0
\$\begingroup\$

I'm using the MPLAB X IDE v3.50 to type the code and download it in the PIC24FJ64GB004. It is successfully compiling but the ADC is not giving an appropriate value according to the Voltage(Vin1) received on the RC0 pin. Whether the pin gets 3.3V or 0V, the converted value is a constant 0.

#define ADC_CHANNEL_CH_1            ADC_CHANNEL_6 // Pin RC0

Static FILEIO_OBJECT myFile;
uint16_t adc1Result;
uint16 Ch1_Value = 0;
uint16 Ch1_SUM = 0;


void ADC_Calculation()
{
    ADC_ChannelEnable(ADC_CHANNEL_CH_1);
    adc1Result = ADC_Read10bit(ADC_CHANNEL_CH1);

    // ****ADC Calculation****//
Ch1_Value = Ch1_Value + adc1Result;
Ch1_SUM  = Ch1_Value;
Ch1_Value = 0; 

if (Ch1_SUM  < 20)
{
    Ch1_SUM   = 20; //Minimum value of 20
}
    Else
{
    Ch1_SUM  = Ch1_SUM;
}

I'm exporting the ADC converted value using the USB port to an Excel sheet in the Thumbdrive.

When I changed the ADC input pin(Vin1) from RC0 to RC1 (AN7), it gave a correct value till 341(Vin1 = 2.2V). But when I continue to use the RC1 pin with a new second input(Vin2) and then I give the original input(Vin1) to RC0, RC1 behaves the same(gives correct converted value till 341) but RC0 now gives a constant value of 341, '01 0101 0101' in binary, whether Vin1 = 0v/3.3V.

#define ADC_CHANNEL_CH_2            ADC_CHANNEL_7 // Pin RC1
#define ADC_CHANNEL_CH_1            ADC_CHANNEL_6 // Pin RC0

Static FILEIO_OBJECT myFile;
uint16_t adc1Result;
uint16_t adc2Result;

uint16 Ch1_Value = 0;
uint16 Ch2_Value = 0;
uint16 Ch1_SUM = 0;
uint16 Ch2_SUM = 0;


void ADC_Calculation()
{
    ADC_ChannelEnable(ADC_CHANNEL_CH_1);
    ADC_ChannelEnable(ADC_CHANNEL_CH_2);

    adc1Result = ADC_Read10bit(ADC_CHANNEL_CH1);
    adc2Result = ADC_Read10bit(ADC_CHANNEL_CH2);

// ****ADC 1 Calculation****//
Ch1_Value = Ch1_Value + adc1Result;
Ch1_SUM  = Ch1_Value;
Ch1_Value = 0; 

if (Ch1_SUM  < 20)
{
    Ch1_SUM   = 20; //Minimum value of 20
}
    Else
{
    Ch1_SUM  = Ch1_SUM ;
}


// ****ADC 2 Calculation****//
Ch2_Value = Ch2_Value + adc2Result;
Ch2_SUM  = Ch2_Value;
Ch2_Value = 0; 

if (Ch2_SUM  < 20)
{
    Ch2_SUM   = 20; //Minimum value of 20
}
    Else
{
    Ch2_SUM  = Ch2_SUM ;
}

Where am I going wrong? Why am I getting a digital value of 0 when I'm using only RC0 and I get a constant value of 341, when I use RC1 and RC0, at the output of RC0? The ADC in the PIC24FJ64GB004 is 10-bit so it should give a digital value from 0 to 1023. Why doesn't it go above 341?

I'm not collecting the converted values from RC0 and RC1 simultaneously. I'm using RC3 pin to toggle between the outputs. So when RC3=1, RC0's converted value is exported and when RC3=0, digital converted value of RC1 is exported to ecxel sheet.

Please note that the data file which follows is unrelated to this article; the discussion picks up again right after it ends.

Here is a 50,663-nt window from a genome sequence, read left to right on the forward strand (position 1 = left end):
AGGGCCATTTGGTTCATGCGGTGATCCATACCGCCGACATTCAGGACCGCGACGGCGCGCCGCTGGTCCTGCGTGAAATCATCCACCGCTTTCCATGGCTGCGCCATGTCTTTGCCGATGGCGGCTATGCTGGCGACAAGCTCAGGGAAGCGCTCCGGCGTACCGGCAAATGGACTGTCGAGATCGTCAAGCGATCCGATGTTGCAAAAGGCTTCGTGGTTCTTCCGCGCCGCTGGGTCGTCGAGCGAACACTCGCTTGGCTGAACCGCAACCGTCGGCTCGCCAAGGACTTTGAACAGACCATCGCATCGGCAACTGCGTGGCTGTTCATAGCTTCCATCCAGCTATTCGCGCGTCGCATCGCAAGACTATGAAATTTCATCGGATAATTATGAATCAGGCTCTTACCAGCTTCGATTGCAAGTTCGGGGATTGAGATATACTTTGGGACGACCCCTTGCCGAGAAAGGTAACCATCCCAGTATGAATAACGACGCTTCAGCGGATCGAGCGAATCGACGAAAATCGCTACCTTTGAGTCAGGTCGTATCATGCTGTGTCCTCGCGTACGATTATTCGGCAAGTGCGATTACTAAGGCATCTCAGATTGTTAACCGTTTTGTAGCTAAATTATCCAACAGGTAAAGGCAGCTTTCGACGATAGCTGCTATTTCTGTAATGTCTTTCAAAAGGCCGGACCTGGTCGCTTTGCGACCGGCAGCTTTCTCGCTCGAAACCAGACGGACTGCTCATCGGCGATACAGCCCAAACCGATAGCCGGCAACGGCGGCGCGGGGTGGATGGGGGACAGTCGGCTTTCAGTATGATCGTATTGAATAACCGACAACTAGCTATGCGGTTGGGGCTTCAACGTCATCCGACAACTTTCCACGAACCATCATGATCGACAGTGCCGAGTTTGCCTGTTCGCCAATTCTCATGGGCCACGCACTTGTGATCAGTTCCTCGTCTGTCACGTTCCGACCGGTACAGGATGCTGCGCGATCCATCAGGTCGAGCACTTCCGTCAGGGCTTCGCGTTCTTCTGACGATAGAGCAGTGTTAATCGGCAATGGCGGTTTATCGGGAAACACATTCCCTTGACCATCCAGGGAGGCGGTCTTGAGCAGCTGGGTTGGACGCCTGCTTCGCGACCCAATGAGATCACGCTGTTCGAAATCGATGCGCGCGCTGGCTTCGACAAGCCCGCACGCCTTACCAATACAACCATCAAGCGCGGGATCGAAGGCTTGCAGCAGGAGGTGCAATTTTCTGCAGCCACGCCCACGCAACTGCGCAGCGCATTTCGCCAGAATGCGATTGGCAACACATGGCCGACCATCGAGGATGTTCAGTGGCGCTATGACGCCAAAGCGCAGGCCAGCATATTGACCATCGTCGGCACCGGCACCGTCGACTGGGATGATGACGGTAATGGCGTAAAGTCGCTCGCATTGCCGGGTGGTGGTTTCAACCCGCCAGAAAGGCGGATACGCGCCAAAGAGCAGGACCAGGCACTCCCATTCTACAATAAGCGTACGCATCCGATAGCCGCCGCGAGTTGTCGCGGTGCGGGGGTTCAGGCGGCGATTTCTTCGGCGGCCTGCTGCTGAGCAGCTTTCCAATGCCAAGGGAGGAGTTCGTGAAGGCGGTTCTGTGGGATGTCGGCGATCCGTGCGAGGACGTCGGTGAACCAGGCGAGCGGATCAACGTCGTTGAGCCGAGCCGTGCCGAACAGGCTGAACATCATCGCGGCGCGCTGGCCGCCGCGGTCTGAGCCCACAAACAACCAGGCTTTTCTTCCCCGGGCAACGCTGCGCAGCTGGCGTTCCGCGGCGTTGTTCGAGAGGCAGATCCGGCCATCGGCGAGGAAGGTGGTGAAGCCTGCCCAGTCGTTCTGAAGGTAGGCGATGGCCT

So basically,

1] Vin1 -> RC0, output = 0 (constant) [RC1 is not used]

2] Vin1 -> RC1, output = 0,122,250 .. 341 (It gives a correct value till Vin1 = 2.2V. Above 2.2V, it gives a constant digital value 341. RC0 is not used)

3] Vin1 -> RC0 and Vin2 -> RC1, output at RC0 = constant 341; output at RC1 = 0.. 341. (constant 341 when Vin2 > 2.2V)

4] Vin2 -> RC0, output = 0 (constant) [RC1 is not used]

\$\endgroup\$
1
\$\begingroup\$

I'm not sure what compiler you're using, but it seems that you're not calling the function that actually triggers the ADC conversion or setting up the ADC before you use it. Usually the process to use the ADC is:

  1. Configure ADC
  2. Open/Enable ADC
  3. Check to see if ADC is not busy
  4. Call ADC convert function
  5. Check to see if ADC is not busy
  6. Read value in ADC registers

These functions are usually defined in the compiler manual library. So you could check there to find out the exact functions you need.

\$\endgroup\$
1
\$\begingroup\$

I think I found the solution. In addition to the information that I provided, I'm using a 3rd ADC(RC3)pin to select between RC0 and RC1. My microcontroller isn't getting enough voltage on its selection pin(RC3). Instead of 3.3v, its getting 3.2v. The reference voltage for the ADC is 3.3v. Maybe the microcontroller is not being able to differentiate between a high at 3.3v and a low at 0v and so it is only seeing RC0's digital value(341).

\$\endgroup\$
  • \$\begingroup\$ Everything is working now ? According to the datasheet (pg 316) the minimum input high voltage in 0.8Vdd which in your case in 2.64V \$\endgroup\$ – Simeon R Mar 26 '18 at 4:01
  • 1
    \$\begingroup\$ Yes, Its working now. Instead of simply reading 0v as low and 3.3v as high, I programmed the PIC24 to read the signal in digital values. The PIC24 has a 10 bit ADC, so the max digital value is 1023. In the new code I gave a digital threshold value of 896 ~ 2.8v. That solved the problem. \$\endgroup\$ – J2018 Mar 27 '18 at 19:45

Your Answer

By clicking “Post Your Answer”, you agree to our terms of service, privacy policy and cookie policy

Not the answer you're looking for? Browse other questions tagged or ask your own question.